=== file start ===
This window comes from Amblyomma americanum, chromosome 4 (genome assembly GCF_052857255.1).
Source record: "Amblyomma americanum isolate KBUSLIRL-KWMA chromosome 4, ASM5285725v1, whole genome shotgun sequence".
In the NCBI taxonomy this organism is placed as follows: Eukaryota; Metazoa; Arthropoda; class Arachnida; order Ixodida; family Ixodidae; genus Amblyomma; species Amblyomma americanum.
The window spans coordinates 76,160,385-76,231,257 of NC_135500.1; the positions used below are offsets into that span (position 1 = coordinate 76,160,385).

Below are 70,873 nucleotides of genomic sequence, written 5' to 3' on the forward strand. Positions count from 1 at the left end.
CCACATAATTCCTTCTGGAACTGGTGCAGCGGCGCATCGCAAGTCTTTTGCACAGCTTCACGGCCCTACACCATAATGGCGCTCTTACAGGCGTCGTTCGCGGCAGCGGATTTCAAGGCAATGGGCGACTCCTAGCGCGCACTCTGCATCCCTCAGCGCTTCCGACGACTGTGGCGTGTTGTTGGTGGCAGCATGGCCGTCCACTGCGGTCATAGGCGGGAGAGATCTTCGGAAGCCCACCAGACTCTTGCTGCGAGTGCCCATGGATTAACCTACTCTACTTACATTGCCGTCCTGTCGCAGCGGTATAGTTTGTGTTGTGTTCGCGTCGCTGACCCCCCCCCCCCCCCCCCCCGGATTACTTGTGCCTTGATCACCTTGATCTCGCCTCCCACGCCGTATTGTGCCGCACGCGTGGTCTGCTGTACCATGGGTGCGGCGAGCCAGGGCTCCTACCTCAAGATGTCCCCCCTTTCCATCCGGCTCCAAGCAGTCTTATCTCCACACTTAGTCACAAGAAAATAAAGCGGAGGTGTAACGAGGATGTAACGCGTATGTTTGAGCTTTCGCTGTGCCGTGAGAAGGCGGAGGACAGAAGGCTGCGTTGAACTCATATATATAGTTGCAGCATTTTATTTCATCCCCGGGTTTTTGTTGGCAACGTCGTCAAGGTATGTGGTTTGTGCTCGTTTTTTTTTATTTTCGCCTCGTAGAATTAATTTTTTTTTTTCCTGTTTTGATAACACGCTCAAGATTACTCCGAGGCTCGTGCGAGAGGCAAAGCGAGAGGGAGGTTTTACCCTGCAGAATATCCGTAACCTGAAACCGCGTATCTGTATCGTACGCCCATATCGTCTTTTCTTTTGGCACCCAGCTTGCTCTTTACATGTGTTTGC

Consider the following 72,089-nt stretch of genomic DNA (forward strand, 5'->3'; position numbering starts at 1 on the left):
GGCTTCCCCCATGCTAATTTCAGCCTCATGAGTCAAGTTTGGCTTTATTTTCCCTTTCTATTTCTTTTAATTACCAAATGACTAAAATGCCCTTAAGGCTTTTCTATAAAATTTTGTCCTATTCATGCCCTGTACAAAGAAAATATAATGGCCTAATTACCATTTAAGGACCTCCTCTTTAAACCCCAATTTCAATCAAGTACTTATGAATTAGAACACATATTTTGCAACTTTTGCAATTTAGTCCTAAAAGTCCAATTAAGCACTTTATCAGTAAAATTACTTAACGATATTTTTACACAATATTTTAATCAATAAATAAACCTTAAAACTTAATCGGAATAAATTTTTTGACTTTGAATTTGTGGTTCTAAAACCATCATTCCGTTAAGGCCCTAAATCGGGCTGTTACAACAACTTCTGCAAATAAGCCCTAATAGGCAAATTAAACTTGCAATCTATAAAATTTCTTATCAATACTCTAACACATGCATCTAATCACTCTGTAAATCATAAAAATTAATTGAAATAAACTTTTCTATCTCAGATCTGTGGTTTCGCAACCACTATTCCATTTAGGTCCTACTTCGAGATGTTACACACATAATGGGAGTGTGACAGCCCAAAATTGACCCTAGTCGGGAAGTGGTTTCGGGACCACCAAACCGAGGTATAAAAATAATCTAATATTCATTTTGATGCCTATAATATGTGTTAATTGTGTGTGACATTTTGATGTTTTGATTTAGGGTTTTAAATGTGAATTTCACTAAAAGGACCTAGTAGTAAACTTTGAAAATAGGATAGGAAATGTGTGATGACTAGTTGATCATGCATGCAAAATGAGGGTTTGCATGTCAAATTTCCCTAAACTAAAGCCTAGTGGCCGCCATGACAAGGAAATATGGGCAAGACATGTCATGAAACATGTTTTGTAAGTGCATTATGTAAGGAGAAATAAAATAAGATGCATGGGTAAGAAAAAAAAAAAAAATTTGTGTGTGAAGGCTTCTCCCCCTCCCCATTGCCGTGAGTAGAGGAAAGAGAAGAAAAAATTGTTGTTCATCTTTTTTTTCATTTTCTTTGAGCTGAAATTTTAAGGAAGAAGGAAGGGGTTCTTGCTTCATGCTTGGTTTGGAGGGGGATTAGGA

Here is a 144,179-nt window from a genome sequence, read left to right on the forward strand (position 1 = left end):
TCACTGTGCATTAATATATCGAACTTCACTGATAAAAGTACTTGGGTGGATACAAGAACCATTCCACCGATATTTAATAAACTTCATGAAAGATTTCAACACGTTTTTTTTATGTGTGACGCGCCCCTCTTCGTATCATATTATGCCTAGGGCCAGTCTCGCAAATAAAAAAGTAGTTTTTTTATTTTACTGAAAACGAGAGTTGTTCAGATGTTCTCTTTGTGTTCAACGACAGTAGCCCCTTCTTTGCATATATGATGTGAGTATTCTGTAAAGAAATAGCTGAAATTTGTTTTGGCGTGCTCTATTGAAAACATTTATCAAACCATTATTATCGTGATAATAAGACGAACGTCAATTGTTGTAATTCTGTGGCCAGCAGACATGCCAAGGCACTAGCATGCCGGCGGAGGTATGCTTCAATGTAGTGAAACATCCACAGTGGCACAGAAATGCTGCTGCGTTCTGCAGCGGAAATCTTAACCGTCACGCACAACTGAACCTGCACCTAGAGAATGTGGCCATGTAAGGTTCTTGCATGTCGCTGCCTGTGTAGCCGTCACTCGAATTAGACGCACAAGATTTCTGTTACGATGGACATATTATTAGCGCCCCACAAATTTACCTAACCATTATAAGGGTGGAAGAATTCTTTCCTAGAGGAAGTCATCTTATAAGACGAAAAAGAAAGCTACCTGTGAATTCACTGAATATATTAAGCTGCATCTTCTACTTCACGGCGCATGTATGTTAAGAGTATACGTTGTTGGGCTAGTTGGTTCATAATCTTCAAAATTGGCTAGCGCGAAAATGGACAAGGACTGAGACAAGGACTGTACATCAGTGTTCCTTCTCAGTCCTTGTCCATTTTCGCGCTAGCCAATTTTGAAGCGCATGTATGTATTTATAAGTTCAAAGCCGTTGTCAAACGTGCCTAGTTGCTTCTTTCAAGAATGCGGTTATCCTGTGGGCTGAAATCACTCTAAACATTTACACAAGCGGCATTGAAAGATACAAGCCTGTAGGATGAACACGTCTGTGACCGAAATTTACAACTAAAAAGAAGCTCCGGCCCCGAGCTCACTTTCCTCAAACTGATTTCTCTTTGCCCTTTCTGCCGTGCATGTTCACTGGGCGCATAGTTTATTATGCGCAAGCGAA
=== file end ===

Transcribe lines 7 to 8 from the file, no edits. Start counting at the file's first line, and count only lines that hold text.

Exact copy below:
Consider the following 72,089-nt stretch of genomic DNA (forward strand, 5'->3'; position numbering starts at 1 on the left):
GGCTTCCCCCATGCTAATTTCAGCCTCATGAGTCAAGTTTGGCTTTATTTTCCCTTTCTATTTCTTTTAATTACCAAATGACTAAAATGCCCTTAAGGCTTTTCTATAAAATTTTGTCCTATTCATGCCCTGTACAAAGAAAATATAATGGCCTAATTACCATTTAAGGACCTCCTCTTTAAACCCCAATTTCAATCAAGTACTTATGAATTAGAACACATATTTTGCAACTTTTGCAATTTAGTCCTAAAAGTCCAATTAAGCACTTTATCAGTAAAATTACTTAACGATATTTTTACACAATATTTTAATCAATAAATAAACCTTAAAACTTAATCGGAATAAATTTTTTGACTTTGAATTTGTGGTTCTAAAACCATCATTCCGTTAAGGCCCTAAATCGGGCTGTTACAACAACTTCTGCAAATAAGCCCTAATAGGCAAATTAAACTTGCAATCTATAAAATTTCTTATCAATACTCTAACACATGCATCTAATCACTCTGTAAATCATAAAAATTAATTGAAATAAACTTTTCTATCTCAGATCTGTGGTTTCGCAACCACTATTCCATTTAGGTCCTACTTCGAGATGTTACACACATAATGGGAGTGTGACAGCCCAAAATTGACCCTAGTCGGGAAGTGGTTTCGGGACCACCAAACCGAGGTATAAAAATAATCTAATATTCATTTTGATGCCTATAATATGTGTTAATTGTGTGTGACATTTTGATGTTTTGATTTAGGGTTTTAAATGTGAATTTCACTAAAAGGACCTAGTAGTAAACTTTGAAAATAGGATAGGAAATGTGTGATGACTAGTTGATCATGCATGCAAAATGAGGGTTTGCATGTCAAATTTCCCTAAACTAAAGCCTAGTGGCCGCCATGACAAGGAAATATGGGCAAGACATGTCATGAAACATGTTTTGTAAGTGCATTATGTAAGGAGAAATAAAATAAGATGCATGGGTAAGAAAAAAAAAAAAAATTTGTGTGTGAAGGCTTCTCCCCCTCCCCATTGCCGTGAGTAGAGGAAAGAGAAGAAAAAATTGTTGTTCATCTTTTTTTTCATTTTCTTTGAGCTGAAATTTTAAGGAAGAAGGAAGGGGTTCTTGCTTCATGCTTGGTTTGGAGGGGGATTAGGA